Researchers have found that a daily dose of cannabis extract could reverse the cognitive decline that happens in the brain as we age.
The University of Bonn study showed regular low doses of tetrahydrocannabinol (THC), the active ingredient in cannabis, dramatically improved memory and learning in older mice with the benefits lasting for weeks after the trial.
The scientists gave a month-long course of the drug to mice aged two months, one year and 18 months and then tested how well they did on cognitive tasks, such as solving a maze and recognising mice they had met before.
In the control group without the drug, the young mice clearly outperformed the middle-aged and elderly mice. But given the THC, the younger mice struggled while the older mice improved so much their scores matched those of drug-free young mice.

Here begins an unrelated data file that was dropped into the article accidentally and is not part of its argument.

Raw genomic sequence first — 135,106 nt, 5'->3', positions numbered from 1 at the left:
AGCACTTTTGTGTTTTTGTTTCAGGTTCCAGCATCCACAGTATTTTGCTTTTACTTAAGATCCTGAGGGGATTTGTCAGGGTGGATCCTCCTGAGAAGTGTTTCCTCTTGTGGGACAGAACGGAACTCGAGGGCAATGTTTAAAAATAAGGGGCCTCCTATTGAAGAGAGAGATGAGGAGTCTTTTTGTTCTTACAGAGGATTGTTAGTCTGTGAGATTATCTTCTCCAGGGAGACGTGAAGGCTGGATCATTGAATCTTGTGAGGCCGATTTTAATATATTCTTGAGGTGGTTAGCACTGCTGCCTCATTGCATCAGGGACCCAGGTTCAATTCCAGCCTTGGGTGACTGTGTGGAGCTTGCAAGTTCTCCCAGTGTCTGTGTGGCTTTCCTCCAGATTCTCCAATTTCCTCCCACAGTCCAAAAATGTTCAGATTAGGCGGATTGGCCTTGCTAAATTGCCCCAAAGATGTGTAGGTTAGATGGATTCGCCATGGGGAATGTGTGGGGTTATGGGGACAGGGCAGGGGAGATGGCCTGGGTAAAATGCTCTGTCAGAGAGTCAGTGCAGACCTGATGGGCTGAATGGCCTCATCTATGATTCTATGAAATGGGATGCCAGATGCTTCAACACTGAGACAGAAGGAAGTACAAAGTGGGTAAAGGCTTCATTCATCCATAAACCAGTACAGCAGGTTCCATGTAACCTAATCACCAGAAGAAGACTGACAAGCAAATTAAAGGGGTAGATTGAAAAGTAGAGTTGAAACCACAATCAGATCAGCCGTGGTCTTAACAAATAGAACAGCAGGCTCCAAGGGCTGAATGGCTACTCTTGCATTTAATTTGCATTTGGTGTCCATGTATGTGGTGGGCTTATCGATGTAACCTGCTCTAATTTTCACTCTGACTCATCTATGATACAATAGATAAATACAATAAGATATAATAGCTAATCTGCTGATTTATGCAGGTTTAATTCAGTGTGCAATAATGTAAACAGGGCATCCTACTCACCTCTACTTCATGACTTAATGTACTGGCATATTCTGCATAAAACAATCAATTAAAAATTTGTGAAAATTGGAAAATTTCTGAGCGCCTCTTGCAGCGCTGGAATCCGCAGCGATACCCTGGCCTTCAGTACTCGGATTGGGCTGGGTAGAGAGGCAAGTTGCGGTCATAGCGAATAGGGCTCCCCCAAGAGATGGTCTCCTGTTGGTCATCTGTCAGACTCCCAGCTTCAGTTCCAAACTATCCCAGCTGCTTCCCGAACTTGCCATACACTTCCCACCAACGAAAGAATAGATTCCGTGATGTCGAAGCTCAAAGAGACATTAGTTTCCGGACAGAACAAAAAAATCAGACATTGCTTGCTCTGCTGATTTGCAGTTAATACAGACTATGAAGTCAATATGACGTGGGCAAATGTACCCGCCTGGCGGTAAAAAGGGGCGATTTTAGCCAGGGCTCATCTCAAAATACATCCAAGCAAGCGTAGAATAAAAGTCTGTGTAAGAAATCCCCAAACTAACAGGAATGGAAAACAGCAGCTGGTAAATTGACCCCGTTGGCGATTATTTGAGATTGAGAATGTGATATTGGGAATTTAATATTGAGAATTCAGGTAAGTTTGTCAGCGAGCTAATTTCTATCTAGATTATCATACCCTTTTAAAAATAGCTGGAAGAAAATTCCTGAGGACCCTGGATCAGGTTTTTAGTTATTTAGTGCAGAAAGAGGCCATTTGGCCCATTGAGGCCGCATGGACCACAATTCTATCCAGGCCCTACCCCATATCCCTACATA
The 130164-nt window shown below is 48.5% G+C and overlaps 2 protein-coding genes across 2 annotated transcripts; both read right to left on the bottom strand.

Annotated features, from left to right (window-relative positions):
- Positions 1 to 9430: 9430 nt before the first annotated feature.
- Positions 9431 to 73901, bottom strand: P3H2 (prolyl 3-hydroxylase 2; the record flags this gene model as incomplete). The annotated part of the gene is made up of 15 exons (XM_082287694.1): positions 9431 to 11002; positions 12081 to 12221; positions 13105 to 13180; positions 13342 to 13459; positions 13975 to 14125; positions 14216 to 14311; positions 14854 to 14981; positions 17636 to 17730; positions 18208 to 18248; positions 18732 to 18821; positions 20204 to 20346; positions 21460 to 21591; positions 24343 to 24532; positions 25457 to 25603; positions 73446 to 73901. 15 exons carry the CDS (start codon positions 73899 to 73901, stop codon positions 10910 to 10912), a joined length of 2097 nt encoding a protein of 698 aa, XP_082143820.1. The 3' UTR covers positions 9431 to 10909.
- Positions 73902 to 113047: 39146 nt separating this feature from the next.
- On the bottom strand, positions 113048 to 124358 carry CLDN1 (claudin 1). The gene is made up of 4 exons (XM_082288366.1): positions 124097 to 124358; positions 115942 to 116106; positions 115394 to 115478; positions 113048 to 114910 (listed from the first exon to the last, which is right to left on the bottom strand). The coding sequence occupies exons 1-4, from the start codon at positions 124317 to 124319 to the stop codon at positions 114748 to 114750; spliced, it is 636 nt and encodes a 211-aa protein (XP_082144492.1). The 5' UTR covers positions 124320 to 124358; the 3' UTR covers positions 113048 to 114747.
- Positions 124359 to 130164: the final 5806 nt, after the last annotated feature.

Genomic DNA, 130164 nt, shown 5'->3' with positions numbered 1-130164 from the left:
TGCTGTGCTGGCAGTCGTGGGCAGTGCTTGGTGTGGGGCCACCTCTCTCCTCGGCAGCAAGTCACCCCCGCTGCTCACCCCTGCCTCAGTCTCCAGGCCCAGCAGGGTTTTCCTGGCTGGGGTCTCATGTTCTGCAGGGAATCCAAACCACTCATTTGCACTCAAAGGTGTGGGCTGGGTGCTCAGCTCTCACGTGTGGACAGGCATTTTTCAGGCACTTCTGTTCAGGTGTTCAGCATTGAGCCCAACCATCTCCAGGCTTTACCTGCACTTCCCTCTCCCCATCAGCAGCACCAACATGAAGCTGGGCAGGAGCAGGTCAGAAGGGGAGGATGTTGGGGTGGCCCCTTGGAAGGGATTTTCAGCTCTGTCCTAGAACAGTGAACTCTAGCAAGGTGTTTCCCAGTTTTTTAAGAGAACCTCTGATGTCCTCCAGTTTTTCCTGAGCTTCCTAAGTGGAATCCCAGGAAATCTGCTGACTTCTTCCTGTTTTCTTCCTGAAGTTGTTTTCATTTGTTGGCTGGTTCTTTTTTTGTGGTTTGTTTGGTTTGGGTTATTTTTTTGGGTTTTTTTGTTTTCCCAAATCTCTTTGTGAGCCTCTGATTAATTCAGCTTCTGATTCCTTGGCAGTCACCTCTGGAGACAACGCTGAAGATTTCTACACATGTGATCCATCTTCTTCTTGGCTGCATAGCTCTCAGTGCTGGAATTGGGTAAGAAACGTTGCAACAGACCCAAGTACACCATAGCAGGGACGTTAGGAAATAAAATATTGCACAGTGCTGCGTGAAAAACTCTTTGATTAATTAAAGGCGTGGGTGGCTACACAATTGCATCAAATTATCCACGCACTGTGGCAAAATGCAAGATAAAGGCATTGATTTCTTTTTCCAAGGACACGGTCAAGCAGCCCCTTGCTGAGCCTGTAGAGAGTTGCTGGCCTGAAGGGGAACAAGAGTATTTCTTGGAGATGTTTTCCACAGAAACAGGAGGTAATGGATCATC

Slowing the ageing process
The researchers say this could be because the drug replicates the effect of the naturally occurring cannabinoids produced in our bodies – which reduce as we get older and contribute to the ageing of our brains.
Further study showed that the drug boosted the number of connections between brain cells in the hippocampus, which controls memory.
The scientists now plan to conduct human trials later this year to see if it has the same effect on us.
So if they prove a success, will doctors start prescribing joints to us ‘oldies’?
It’s unlikely, according to team leader Dr Andreas Zimmer. “The dosing is important. Smoking marijuana is very different.”